Given the sheer complexity of the matter, it would be flat-out wrong to say all New Yorkers will be hurt by the recently passed federal tax bill. Millions will be helped, at least initially. But, on balance, the state is bound to be a loser, especially when you consider that — even before this massive deal was approved — New York has been giving to Washington far more in taxes than it has been receiving back in funds and services.
In fact, state Comptroller Thomas DiNapoli has reported that New York is sending nearly $41 billion more to Washington than it is receiving back in federal spending — and that number has been growing.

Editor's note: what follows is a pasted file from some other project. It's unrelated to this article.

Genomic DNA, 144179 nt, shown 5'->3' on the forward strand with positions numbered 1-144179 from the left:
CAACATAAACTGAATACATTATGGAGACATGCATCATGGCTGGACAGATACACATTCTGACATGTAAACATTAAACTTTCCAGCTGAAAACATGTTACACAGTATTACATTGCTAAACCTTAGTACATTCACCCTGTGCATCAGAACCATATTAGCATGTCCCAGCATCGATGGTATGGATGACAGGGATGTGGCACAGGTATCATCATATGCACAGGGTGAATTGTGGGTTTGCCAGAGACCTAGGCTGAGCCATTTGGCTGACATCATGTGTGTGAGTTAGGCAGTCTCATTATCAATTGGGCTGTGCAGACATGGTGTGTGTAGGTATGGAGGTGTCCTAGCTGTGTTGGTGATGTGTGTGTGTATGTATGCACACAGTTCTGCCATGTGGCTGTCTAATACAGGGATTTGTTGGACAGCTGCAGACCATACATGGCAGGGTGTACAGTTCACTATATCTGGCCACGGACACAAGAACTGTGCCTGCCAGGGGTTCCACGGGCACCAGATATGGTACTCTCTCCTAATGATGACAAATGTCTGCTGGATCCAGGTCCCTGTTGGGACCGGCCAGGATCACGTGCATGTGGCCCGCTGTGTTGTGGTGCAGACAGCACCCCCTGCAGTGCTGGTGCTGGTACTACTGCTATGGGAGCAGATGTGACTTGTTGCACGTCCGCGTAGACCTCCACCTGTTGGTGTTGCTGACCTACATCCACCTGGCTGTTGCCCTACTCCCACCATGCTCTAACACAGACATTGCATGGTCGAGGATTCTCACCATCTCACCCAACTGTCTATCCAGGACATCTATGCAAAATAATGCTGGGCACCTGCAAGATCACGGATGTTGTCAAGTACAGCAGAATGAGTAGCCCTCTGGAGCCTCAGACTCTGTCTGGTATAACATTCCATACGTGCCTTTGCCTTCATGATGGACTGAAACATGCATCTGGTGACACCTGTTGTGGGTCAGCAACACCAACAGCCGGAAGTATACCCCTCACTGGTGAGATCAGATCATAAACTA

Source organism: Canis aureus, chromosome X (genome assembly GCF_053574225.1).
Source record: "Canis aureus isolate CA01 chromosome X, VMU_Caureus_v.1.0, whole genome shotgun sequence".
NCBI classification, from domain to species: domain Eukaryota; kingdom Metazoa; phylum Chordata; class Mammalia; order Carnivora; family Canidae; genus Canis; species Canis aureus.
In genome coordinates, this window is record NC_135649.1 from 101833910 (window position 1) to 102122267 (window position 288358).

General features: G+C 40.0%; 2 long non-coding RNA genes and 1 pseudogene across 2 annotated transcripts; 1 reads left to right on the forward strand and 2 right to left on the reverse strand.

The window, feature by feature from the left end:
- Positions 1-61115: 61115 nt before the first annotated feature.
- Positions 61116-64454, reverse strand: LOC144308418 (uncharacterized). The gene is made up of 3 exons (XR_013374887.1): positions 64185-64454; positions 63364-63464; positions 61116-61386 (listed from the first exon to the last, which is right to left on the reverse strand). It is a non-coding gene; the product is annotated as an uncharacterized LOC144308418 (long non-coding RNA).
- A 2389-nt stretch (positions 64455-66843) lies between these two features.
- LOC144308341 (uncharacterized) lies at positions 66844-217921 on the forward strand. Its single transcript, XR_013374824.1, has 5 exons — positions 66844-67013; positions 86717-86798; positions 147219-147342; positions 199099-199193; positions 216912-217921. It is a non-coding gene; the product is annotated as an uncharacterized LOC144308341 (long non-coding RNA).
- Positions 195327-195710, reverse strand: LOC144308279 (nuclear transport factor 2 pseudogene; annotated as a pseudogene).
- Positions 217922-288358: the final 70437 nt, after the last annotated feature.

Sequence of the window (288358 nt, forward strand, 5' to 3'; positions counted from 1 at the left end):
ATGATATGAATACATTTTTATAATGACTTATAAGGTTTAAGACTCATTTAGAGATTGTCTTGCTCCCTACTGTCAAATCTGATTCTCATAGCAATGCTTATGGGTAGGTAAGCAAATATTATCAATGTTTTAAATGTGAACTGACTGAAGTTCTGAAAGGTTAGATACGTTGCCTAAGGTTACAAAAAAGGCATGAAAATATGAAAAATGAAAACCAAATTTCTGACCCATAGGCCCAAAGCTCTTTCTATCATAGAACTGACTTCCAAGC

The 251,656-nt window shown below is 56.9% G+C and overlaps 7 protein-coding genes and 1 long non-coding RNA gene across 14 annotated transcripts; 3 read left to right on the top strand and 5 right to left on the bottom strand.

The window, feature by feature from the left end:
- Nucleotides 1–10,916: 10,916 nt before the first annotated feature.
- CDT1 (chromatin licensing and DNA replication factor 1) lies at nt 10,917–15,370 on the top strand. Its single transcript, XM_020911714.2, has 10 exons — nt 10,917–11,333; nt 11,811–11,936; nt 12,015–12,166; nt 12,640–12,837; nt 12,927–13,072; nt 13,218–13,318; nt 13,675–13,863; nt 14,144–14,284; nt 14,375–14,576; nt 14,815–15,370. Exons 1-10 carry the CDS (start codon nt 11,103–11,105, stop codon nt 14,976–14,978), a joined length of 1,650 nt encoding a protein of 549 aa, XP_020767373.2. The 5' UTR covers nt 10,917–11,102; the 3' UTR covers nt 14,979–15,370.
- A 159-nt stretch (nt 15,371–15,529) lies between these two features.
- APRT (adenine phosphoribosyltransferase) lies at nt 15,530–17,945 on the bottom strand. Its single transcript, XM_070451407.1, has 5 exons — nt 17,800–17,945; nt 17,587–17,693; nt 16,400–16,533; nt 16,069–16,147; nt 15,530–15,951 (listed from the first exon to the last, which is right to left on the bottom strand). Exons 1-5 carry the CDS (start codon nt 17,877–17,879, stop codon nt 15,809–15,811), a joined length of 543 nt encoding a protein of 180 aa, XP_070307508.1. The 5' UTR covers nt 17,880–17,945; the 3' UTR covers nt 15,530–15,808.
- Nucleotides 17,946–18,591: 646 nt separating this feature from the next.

Put another way, for every dollar New York taxpayers are sending to D.C., annually, they received back just 84 cents. Changes to the federal tax law will make that situation worse.
Specifically, the alterations to the tax code limit state and local deductions, including property taxes. This will hurt not only high-income earners but people living in high property tax areas, such as New York. As a result, the governors of New York, Connecticut and New Jersey are planning to sue the federal government over the changes.
"There is a very strong argument that the bill is a fundamental violation of states' rights and repugnant to the very concept of federalism that formed this nation," Gov. Andrew Cuomo said in a conference call with Connecticut Gov. Dannel Malloy and New Jersey Gov. Phil Murphy.